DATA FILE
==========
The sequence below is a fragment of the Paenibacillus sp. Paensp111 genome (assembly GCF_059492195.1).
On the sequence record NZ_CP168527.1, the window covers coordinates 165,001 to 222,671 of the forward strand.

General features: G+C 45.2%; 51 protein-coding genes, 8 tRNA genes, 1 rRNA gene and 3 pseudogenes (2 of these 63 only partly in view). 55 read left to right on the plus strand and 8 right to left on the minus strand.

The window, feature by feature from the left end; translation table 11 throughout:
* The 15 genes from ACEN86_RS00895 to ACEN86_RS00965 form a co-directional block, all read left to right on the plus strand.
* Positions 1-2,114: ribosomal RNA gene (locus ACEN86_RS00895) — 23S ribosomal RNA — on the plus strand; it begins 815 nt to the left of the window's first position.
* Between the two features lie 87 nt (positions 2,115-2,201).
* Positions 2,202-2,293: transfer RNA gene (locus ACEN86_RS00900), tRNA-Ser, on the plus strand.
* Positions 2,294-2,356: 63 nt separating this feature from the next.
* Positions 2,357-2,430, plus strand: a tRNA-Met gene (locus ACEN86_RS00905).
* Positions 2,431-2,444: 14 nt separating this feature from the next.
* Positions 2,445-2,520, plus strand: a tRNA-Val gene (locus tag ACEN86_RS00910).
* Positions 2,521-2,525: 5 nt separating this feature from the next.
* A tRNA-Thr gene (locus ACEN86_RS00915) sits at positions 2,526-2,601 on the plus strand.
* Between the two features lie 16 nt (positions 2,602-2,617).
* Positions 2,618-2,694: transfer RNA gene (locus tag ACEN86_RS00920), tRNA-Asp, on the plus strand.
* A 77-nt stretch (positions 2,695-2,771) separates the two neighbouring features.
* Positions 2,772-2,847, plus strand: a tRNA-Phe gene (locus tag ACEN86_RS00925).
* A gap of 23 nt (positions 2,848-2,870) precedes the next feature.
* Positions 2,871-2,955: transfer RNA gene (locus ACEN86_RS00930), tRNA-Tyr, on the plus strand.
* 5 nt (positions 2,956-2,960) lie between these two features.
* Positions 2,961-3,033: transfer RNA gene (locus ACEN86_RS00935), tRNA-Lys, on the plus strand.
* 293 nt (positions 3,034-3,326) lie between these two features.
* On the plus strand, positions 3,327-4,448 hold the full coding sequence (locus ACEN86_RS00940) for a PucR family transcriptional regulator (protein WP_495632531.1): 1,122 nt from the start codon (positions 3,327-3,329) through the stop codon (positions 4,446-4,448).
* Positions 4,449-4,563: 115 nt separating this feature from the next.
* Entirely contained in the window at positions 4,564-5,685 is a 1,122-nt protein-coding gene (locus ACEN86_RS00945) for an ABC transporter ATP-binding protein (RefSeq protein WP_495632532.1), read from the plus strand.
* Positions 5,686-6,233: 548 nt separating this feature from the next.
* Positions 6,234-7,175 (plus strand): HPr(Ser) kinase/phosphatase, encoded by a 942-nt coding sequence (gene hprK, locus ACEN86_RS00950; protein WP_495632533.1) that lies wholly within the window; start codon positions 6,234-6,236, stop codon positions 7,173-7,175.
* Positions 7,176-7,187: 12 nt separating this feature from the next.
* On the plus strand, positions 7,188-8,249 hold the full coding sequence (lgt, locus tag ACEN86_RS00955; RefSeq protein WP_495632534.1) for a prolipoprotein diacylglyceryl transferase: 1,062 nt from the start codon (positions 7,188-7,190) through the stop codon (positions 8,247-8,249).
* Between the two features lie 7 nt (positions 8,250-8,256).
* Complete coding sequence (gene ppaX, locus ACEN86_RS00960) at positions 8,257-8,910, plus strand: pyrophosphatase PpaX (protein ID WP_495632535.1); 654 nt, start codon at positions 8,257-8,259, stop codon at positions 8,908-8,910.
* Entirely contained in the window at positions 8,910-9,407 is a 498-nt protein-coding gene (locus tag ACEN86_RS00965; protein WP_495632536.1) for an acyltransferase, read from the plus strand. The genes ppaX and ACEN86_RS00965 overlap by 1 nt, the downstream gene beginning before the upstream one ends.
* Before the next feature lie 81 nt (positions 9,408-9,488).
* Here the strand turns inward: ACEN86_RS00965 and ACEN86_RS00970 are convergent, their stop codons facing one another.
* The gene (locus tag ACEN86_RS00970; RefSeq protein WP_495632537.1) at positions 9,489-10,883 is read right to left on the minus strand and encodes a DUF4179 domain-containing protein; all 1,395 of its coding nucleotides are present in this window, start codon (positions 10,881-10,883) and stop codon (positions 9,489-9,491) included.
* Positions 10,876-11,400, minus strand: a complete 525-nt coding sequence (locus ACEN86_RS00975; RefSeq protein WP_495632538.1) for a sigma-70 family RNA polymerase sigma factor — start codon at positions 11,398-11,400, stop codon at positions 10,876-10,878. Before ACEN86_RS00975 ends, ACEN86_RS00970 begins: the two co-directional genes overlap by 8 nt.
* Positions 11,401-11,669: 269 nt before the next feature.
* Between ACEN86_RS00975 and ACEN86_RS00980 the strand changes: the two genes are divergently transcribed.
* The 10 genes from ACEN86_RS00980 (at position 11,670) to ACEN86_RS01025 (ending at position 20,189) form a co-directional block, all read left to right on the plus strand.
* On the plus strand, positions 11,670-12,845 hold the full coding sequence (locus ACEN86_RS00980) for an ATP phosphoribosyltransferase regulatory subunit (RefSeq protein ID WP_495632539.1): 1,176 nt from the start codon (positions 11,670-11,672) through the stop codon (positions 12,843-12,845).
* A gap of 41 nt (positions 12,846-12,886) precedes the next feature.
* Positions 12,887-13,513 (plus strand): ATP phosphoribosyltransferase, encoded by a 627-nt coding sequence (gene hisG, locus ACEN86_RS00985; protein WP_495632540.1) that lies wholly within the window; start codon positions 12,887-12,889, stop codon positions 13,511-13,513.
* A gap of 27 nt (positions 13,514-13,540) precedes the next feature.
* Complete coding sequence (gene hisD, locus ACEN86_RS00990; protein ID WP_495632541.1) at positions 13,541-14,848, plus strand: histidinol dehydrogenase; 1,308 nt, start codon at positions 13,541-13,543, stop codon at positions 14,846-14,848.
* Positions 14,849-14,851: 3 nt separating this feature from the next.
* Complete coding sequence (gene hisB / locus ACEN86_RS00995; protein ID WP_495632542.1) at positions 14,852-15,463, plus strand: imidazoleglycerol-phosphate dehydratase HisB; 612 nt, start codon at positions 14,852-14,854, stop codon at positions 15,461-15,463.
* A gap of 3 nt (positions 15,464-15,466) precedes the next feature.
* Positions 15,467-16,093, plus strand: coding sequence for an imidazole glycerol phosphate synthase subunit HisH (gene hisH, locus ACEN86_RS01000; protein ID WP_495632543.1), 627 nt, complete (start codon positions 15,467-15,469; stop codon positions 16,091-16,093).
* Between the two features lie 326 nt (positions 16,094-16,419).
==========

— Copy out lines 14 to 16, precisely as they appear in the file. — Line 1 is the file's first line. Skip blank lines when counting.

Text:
* A tRNA-Thr gene (locus ACEN86_RS00915) sits at positions 2,526-2,601 on the plus strand.
* Between the two features lie 16 nt (positions 2,602-2,617).
* Positions 2,618-2,694: transfer RNA gene (locus tag ACEN86_RS00920), tRNA-Asp, on the plus strand.